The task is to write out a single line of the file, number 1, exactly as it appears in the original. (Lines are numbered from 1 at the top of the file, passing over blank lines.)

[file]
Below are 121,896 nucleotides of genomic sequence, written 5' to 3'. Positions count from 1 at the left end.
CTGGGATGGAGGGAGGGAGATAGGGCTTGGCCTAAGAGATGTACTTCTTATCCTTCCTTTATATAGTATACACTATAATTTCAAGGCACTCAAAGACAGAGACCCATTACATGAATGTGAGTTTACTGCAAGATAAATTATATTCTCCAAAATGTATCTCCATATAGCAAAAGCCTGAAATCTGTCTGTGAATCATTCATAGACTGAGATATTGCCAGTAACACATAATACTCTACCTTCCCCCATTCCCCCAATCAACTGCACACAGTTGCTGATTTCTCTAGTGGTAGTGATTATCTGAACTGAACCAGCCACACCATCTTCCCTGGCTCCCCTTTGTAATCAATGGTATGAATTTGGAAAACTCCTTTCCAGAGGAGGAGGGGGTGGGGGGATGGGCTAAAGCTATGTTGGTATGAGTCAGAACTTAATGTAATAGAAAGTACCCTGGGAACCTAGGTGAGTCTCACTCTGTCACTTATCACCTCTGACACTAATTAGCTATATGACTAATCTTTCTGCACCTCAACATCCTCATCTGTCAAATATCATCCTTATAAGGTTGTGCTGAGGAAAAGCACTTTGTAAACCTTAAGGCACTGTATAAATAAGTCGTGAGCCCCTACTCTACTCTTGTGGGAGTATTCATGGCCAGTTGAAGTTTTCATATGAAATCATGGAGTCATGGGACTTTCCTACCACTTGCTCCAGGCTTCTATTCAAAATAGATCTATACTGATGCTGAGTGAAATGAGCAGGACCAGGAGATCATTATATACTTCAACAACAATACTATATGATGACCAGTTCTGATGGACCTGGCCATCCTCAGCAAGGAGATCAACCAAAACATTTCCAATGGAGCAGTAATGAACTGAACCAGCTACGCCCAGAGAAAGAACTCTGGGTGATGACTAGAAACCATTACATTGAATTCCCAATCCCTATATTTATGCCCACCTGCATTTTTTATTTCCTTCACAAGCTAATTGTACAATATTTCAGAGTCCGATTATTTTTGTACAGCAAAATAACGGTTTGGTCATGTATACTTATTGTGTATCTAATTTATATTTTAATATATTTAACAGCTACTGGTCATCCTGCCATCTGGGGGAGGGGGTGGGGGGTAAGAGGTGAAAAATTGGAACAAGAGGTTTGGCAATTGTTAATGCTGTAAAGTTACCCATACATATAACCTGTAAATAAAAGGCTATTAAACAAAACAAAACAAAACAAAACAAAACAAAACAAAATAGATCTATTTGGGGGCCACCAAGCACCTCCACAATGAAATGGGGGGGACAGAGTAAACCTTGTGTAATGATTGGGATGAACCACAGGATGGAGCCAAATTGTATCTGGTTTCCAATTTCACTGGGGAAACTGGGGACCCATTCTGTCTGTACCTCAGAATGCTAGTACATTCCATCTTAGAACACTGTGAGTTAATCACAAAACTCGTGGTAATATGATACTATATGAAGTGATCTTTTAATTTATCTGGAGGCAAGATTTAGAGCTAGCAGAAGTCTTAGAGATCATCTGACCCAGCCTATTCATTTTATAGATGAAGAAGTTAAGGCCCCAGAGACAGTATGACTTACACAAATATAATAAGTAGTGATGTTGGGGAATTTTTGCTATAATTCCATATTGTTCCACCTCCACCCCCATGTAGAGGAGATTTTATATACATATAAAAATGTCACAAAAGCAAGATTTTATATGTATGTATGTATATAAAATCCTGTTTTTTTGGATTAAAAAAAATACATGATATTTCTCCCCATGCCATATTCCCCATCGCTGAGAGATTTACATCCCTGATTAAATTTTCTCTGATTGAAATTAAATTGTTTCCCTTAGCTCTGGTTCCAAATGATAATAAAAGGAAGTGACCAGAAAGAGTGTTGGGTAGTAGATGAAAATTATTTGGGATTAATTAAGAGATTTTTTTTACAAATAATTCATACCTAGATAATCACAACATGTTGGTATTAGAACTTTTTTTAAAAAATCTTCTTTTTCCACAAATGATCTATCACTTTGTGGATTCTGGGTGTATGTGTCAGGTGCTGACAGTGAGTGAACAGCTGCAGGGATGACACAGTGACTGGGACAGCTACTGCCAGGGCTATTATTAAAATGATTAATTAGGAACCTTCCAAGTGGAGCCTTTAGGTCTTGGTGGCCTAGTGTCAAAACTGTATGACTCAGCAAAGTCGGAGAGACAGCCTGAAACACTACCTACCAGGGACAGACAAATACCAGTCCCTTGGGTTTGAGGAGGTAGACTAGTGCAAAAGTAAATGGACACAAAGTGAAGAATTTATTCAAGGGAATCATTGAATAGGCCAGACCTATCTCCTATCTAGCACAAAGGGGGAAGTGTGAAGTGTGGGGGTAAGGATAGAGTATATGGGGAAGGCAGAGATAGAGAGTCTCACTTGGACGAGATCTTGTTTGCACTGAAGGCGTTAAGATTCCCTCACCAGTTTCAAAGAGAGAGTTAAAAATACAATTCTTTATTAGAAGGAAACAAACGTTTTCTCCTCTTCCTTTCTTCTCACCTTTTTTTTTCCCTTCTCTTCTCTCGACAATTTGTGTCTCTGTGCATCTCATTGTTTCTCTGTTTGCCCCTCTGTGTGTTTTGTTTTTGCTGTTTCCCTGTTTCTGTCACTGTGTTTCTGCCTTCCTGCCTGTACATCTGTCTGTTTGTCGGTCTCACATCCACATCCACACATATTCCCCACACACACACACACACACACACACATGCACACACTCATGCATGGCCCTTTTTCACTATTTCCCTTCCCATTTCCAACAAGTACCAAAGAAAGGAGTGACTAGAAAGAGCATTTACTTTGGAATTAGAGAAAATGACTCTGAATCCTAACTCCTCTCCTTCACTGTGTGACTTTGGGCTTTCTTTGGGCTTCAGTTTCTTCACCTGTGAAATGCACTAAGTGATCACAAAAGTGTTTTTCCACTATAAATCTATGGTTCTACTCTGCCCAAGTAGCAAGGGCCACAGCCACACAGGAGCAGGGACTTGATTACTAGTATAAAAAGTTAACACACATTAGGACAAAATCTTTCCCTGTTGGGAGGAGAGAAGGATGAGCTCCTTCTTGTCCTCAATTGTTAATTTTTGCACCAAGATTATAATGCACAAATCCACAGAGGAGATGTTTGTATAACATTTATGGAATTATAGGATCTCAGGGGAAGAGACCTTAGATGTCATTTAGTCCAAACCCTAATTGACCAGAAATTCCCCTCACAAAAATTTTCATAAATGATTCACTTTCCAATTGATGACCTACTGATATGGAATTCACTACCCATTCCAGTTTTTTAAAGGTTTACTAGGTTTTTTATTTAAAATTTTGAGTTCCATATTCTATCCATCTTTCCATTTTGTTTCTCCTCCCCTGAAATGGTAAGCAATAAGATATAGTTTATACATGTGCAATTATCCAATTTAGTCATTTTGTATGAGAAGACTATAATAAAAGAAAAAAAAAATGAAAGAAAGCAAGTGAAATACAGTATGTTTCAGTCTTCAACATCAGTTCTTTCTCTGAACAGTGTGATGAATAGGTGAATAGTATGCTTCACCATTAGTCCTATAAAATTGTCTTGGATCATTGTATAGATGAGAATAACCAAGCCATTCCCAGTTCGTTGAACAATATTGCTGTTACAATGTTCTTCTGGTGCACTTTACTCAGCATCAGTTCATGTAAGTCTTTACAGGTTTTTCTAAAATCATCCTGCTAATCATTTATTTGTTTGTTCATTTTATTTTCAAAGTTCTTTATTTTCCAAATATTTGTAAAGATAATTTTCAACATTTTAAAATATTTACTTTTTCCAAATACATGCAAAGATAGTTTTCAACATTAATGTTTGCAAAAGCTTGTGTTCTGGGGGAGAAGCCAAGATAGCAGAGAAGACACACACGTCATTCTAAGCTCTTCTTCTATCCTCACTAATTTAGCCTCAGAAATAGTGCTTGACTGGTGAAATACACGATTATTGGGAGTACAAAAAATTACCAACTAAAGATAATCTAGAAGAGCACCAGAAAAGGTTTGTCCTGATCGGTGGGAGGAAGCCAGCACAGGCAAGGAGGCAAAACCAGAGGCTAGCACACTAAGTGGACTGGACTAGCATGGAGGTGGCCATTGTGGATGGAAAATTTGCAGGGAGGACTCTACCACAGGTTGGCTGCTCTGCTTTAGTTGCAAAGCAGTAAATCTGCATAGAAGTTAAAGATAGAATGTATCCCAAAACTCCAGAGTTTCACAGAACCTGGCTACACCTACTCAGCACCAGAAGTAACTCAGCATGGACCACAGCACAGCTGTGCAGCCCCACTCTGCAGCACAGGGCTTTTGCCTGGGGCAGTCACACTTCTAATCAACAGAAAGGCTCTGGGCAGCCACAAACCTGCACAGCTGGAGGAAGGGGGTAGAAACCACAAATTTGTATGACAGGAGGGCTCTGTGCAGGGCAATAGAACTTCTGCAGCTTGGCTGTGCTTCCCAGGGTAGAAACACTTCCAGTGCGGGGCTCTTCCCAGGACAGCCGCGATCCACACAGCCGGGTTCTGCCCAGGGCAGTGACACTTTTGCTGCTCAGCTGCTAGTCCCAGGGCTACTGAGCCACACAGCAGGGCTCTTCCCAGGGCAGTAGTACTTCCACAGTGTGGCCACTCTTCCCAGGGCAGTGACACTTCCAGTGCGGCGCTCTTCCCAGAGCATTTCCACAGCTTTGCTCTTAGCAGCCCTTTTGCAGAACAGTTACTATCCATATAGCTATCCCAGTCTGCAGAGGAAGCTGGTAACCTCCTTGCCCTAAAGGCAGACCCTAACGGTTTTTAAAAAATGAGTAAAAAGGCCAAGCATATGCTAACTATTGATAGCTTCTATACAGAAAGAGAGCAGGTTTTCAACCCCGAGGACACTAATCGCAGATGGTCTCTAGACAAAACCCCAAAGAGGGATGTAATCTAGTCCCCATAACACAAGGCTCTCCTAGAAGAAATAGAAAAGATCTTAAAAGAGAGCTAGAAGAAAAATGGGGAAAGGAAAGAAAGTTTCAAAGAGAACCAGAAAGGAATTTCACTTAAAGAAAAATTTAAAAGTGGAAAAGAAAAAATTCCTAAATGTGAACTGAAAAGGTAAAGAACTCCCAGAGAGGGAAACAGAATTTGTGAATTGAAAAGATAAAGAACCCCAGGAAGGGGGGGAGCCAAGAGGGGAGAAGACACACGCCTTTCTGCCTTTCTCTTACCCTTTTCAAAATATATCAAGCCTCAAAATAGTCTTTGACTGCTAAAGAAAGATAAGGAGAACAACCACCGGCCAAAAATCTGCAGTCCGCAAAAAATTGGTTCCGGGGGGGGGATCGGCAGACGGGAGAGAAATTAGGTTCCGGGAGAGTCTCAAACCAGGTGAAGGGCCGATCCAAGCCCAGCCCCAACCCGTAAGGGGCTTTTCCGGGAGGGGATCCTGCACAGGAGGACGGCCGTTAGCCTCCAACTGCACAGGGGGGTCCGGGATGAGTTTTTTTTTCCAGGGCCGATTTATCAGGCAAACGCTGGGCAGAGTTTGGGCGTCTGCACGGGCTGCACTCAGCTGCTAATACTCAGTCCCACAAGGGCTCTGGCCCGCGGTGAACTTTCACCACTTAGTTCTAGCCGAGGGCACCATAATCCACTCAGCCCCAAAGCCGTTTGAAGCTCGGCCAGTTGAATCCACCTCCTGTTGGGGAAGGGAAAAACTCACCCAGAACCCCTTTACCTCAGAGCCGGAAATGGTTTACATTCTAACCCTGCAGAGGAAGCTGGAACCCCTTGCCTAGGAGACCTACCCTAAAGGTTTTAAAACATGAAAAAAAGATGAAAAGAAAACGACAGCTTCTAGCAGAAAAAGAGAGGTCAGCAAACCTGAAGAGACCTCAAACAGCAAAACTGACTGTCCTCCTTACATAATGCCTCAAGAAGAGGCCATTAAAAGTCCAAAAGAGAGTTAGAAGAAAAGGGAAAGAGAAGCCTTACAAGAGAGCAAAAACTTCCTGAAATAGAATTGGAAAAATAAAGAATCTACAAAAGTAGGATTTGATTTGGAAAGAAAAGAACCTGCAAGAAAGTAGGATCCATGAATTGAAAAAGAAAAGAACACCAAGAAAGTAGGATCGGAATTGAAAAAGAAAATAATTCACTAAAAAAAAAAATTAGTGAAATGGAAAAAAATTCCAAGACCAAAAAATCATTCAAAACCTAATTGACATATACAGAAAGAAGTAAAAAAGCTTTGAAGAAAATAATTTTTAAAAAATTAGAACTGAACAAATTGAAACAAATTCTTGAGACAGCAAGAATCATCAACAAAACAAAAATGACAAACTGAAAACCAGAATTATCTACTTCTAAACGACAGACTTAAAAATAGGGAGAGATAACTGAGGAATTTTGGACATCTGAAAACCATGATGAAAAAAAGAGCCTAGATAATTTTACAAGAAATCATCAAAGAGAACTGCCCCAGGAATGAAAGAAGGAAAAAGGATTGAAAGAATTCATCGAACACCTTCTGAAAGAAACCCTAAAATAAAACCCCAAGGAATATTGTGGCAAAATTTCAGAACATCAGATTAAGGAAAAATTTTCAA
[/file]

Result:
Below are 121,896 nucleotides of genomic sequence, written 5' to 3'. Positions count from 1 at the left end.